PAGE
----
As for democracy, Wenar’s work has important analogs in international law’s attempts to promote democratic governance, which might also assist his work. Wenar’s use of people’s ownership of natural resources to promote global democracy is interesting and novel, but the method itself has a long pedigree. In 1992, for instance, Thomas Franck wrote an especially influential article entitled The Emerging Right to Democratic Governance, wherein he too appealed to aspects of international human rights law to bolster democracy building.[15] Whereas Wenar draws on the peoples’ right over natural resources contained within the human right to self-determination, Franck used a range of different civil and political rights in the construction of his equivalent. Self-determination was certainly one of Franck’s emphases, but in addition, he pointed to freedom of expression in human rights treaties, the right to a participatory electoral process in the Universal Declaration of Human Rights, and the right to peace enshrined in the UN Charter.[16] The particular human rights Franck and Wenar employ partially overlap, but their strategies are more or less identical.

In Franck’s earlier iteration of the argument, the risks of imperialism were a central concern, so I wonder how Wenar would address these risks. While Franck wrote between the fall of the Berlin Wall and September 11, when all things seemed politically possible, much of his article was dedicated to tempering the anxiety that this new right to democratic government would turn out to be a trojan horse for neo-colonialism. Franck couched this worry in international law terms too, by exploring how the imposition of democracy might transgress the international law norm of non-interference in the domestic affairs of a state.[17] As we will see, that countervailing principle offers something of a push-back to projections of political uniformity globally. For Franck, his democratic norm ultimately sailed on the safe side of these rocks in ways that may be helpful to Wenar’s argument, but as a reflection of the relative diversity of opinion in the field, other international lawyers saw far greater peril. Martti Koskenniemi, for instance, called the argument “messianic,”[18] objecting that it amounted to “a call for contextual management of far-away societies in reference to Western liberal policies.”[19]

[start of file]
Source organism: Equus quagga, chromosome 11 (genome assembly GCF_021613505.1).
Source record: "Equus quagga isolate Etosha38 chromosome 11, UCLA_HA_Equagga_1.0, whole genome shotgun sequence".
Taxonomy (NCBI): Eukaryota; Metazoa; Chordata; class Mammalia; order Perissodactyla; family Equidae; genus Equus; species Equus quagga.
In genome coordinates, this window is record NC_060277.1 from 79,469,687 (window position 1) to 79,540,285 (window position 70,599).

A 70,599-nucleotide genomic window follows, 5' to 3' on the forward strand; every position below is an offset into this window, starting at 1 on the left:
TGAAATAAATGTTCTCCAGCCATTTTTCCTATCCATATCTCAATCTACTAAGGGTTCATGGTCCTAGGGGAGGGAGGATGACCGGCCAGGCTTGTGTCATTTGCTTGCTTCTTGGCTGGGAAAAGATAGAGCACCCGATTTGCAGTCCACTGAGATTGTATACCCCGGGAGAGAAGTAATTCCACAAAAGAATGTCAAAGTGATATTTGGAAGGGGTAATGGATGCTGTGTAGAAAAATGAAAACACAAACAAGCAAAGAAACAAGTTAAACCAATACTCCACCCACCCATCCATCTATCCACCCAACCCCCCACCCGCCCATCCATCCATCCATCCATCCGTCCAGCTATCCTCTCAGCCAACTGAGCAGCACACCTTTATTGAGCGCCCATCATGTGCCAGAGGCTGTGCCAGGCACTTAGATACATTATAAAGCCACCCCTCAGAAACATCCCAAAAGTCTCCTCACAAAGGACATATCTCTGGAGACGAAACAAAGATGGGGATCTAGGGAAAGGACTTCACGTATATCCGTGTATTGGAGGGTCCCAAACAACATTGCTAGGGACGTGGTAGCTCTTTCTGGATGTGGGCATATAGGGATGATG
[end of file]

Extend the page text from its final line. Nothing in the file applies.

In a similarly critical spirit, Susan Marks’ review of the whole democratic entitlement movement in international law warned that “dire consequences” could follow when legitimacy is denied non-democratic states.[20] Her concern that the deployment of human rights as a mechanism for pro-democratic intervention might end up having predominantly negative, even dire, effects points to a second important theme I take up momentarily. For now, it is sufficient to summarize that Wenar’s use of human rights to generate democratic entitlements is anticipated in international law, that his intellectual predecessors were seriously preoccupied with the potential pitfalls involved in implementing the right, and that a major segment of international law scholarship criticized the endeavor as counterproductive. This history raises the interesting question whether Wenar’s new hook—natural resource ownership—can transcend these concerns and the politics that caused a rise and then fall of this very similar agenda at a point in history that was probably more amenable to the project.[21]